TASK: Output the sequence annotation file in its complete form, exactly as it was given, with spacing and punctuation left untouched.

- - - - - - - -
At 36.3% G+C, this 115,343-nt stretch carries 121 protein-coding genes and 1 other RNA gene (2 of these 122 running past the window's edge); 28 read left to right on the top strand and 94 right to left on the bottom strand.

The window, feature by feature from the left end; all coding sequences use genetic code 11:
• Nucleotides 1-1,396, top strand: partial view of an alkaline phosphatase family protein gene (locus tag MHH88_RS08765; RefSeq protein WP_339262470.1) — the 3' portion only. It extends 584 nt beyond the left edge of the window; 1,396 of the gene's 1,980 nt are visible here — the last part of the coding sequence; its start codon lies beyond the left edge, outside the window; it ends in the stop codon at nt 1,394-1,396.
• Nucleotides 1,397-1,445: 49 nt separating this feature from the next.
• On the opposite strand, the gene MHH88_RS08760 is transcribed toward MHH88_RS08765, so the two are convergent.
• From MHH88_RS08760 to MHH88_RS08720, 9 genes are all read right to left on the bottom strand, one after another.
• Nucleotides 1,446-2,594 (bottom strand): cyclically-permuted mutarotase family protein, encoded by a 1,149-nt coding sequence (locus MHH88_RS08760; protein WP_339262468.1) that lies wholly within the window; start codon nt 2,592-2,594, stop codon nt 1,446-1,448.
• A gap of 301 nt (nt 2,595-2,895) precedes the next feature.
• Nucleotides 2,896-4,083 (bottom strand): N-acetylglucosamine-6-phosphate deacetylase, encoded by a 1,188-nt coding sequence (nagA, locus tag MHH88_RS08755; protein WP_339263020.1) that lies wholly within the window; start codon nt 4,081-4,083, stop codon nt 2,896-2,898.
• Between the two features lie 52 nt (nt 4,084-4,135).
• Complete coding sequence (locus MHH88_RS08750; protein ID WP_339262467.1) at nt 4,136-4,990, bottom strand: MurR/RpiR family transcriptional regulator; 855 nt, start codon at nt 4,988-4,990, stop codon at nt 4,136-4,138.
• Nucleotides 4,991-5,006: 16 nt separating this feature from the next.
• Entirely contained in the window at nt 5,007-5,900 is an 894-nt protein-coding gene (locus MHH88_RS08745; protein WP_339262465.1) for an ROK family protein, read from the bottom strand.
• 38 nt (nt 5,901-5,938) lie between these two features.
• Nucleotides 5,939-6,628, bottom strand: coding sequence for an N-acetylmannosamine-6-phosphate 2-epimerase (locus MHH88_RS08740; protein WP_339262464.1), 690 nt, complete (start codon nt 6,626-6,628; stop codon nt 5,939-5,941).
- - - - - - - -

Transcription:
At 36.3% G+C, this 115,343-nt stretch carries 121 protein-coding genes and 1 other RNA gene (2 of these 122 running past the window's edge); 28 read left to right on the top strand and 94 right to left on the bottom strand.

The window, feature by feature from the left end; all coding sequences use genetic code 11:
• Nucleotides 1-1,396, top strand: partial view of an alkaline phosphatase family protein gene (locus tag MHH88_RS08765; RefSeq protein WP_339262470.1) — the 3' portion only. It extends 584 nt beyond the left edge of the window; 1,396 of the gene's 1,980 nt are visible here — the last part of the coding sequence; its start codon lies beyond the left edge, outside the window; it ends in the stop codon at nt 1,394-1,396.
• Nucleotides 1,397-1,445: 49 nt separating this feature from the next.
• On the opposite strand, the gene MHH88_RS08760 is transcribed toward MHH88_RS08765, so the two are convergent.
• From MHH88_RS08760 to MHH88_RS08720, 9 genes are all read right to left on the bottom strand, one after another.
• Nucleotides 1,446-2,594 (bottom strand): cyclically-permuted mutarotase family protein, encoded by a 1,149-nt coding sequence (locus MHH88_RS08760; protein WP_339262468.1) that lies wholly within the window; start codon nt 2,592-2,594, stop codon nt 1,446-1,448.
• A gap of 301 nt (nt 2,595-2,895) precedes the next feature.
• Nucleotides 2,896-4,083 (bottom strand): N-acetylglucosamine-6-phosphate deacetylase, encoded by a 1,188-nt coding sequence (nagA, locus tag MHH88_RS08755; protein WP_339263020.1) that lies wholly within the window; start codon nt 4,081-4,083, stop codon nt 2,896-2,898.
• Between the two features lie 52 nt (nt 4,084-4,135).
• Complete coding sequence (locus MHH88_RS08750; protein ID WP_339262467.1) at nt 4,136-4,990, bottom strand: MurR/RpiR family transcriptional regulator; 855 nt, start codon at nt 4,988-4,990, stop codon at nt 4,136-4,138.
• Nucleotides 4,991-5,006: 16 nt separating this feature from the next.
• Entirely contained in the window at nt 5,007-5,900 is an 894-nt protein-coding gene (locus MHH88_RS08745; protein WP_339262465.1) for an ROK family protein, read from the bottom strand.
• 38 nt (nt 5,901-5,938) lie between these two features.
• Nucleotides 5,939-6,628, bottom strand: coding sequence for an N-acetylmannosamine-6-phosphate 2-epimerase (locus MHH88_RS08740; protein WP_339262464.1), 690 nt, complete (start codon nt 6,626-6,628; stop codon nt 5,939-5,941).